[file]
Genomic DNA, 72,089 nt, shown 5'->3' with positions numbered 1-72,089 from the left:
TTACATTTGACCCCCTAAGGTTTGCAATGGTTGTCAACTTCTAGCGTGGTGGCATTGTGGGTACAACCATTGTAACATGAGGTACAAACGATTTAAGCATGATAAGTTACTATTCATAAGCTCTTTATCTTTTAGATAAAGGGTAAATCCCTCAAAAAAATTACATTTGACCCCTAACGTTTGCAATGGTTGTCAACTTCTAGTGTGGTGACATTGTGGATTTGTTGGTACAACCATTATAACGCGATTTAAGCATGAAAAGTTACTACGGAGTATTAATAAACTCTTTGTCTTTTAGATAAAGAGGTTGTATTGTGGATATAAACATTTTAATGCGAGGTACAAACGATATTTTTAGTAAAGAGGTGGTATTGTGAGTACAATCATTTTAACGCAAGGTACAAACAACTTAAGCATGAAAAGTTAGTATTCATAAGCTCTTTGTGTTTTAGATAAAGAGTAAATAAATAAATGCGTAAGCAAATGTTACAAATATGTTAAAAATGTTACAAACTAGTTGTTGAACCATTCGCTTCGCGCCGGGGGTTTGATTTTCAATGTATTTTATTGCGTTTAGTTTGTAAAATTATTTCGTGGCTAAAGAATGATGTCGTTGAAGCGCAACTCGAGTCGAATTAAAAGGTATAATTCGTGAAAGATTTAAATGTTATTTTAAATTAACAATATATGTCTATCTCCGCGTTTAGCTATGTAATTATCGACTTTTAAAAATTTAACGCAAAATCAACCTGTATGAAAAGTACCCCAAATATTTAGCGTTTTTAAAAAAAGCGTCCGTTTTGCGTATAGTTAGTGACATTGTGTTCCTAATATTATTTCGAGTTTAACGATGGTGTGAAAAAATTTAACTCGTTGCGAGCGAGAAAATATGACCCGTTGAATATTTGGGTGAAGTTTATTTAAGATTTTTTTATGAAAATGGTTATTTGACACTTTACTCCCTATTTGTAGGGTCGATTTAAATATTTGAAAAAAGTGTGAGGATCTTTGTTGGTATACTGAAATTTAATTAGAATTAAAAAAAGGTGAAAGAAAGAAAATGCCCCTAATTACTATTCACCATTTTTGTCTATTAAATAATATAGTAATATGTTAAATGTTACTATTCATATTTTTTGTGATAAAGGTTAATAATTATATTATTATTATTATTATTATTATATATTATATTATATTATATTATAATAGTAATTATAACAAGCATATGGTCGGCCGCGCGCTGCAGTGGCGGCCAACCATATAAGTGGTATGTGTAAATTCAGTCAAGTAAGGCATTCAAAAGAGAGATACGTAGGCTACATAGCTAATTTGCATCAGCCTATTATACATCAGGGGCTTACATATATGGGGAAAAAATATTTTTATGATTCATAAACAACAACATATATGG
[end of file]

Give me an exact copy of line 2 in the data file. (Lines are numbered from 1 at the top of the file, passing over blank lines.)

TTACATTTGACCCCCTAAGGTTTGCAATGGTTGTCAACTTCTAGCGTGGTGGCATTGTGGGTACAACCATTGTAACATGAGGTACAAACGATTTAAGCATGATAAGTTACTATTCATAAGCTCTTTATCTTTTAGATAAAGGGTAAATCCCTCAAAAAAATTACATTTGACCCCTAACGTTTGCAATGGTTGTCAACTTCTAGTGTGGTGACATTGTGGATTTGTTGGTACAACCATTATAACGCGATTTAAGCATGAAAAGTTACTACGGAGTATTAATAAACTCTTTGTCTTTTAGATAAAGAGGTTGTATTGTGGATATAAACATTTTAATGCGAGGTACAAACGATATTTTTAGTAAAGAGGTGGTATTGTGAGTACAATCATTTTAACGCAAGGTACAAACAACTTAAGCATGAAAAGTTAGTATTCATAAGCTCTTTGTGTTTTAGATAAAGAGTAAATAAATAAATGCGTAAGCAAATGTTACAAATATGTTAAAAATGTTACAAACTAGTTGTTGAACCATTCGCTTCGCGCCGGGGGTTTGATTTTCAATGTATTTTATTGCGTTTAGTTTGTAAAATTATTTCGTGGCTAAAGAATGATGTCGTTGAAGCGCAACTCGAGTCGAATTAAAAGGTATAATTCGTGAAAGATTTAAATGTTATTTTAAATTAACAATATATGTCTATCTCCGCGTTTAGCTATGTAATTATCGACTTTTAAAAATTTAACGCAAAATCAACCTGTATGAAAAGTACCCCAAATATTTAGCGTTTTTAAAAAAAGCGTCCGTTTTGCGTATAGTTAGTGACATTGTGTTCCTAATATTATTTCGAGTTTAACGATGGTGTGAAAAAATTTAACTCGTTGCGAGCGAGAAAATATGACCCGTTGAATATTTGGGTGAAGTTTATTTAAGATTTTTTTATGAAAATGGTTATTTGACACTTTACTCCCTATTTGTAGGGTCGATTTAAATATTTGAAAAAAGTGTGAGGATCTTTGTTGGTATACTGAAATTTAATTAGAATTAAAAAAAGGTGAAAGAAAGAAAATGCCCCTAATTACTATTCACCATTTTTGTCTATTAAATAATATAGTAATATGTTAAATGTTACTATTCATATTTTTTGTGATAAAGGTTAATAATTATATTATTATTATTATTATTATTATATATTATATTATATTATATTATAATAGTAATTATAACAAGCATATGGTCGGCCGCGCGCTGCAGTGGCGGCCAACCATATAAGTGGTATGTGTAAATTCAGTCAAGTAAGGCATTCAAAAGAGAGATACGTAGGCTACATAGCTAATTTGCATCAGCCTATTATACATCAGGGGCTTACATATATGGGGAAAAAATATTTTTATGATTCATAAACAACAACATATATGG